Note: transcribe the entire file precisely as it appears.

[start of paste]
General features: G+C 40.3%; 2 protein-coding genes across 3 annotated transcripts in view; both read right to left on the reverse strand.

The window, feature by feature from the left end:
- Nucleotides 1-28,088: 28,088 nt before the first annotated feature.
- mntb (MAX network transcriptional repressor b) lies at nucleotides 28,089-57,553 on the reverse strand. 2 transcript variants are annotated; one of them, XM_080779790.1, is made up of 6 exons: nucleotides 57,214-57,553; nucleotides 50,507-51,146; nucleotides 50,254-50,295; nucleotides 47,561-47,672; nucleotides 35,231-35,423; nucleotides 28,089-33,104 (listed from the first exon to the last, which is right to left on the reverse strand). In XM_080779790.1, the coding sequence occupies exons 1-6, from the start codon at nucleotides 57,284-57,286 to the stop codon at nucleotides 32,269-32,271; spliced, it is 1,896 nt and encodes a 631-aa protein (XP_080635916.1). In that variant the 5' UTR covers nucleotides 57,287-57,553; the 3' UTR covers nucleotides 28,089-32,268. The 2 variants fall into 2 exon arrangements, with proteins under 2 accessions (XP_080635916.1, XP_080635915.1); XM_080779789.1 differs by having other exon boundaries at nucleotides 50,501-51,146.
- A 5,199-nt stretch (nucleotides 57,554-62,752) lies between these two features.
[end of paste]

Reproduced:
General features: G+C 40.3%; 2 protein-coding genes across 3 annotated transcripts in view; both read right to left on the reverse strand.

The window, feature by feature from the left end:
- Nucleotides 1-28,088: 28,088 nt before the first annotated feature.
- mntb (MAX network transcriptional repressor b) lies at nucleotides 28,089-57,553 on the reverse strand. 2 transcript variants are annotated; one of them, XM_080779790.1, is made up of 6 exons: nucleotides 57,214-57,553; nucleotides 50,507-51,146; nucleotides 50,254-50,295; nucleotides 47,561-47,672; nucleotides 35,231-35,423; nucleotides 28,089-33,104 (listed from the first exon to the last, which is right to left on the reverse strand). In XM_080779790.1, the coding sequence occupies exons 1-6, from the start codon at nucleotides 57,284-57,286 to the stop codon at nucleotides 32,269-32,271; spliced, it is 1,896 nt and encodes a 631-aa protein (XP_080635916.1). In that variant the 5' UTR covers nucleotides 57,287-57,553; the 3' UTR covers nucleotides 28,089-32,268. The 2 variants fall into 2 exon arrangements, with proteins under 2 accessions (XP_080635916.1, XP_080635915.1); XM_080779789.1 differs by having other exon boundaries at nucleotides 50,501-51,146.
- A 5,199-nt stretch (nucleotides 57,554-62,752) lies between these two features.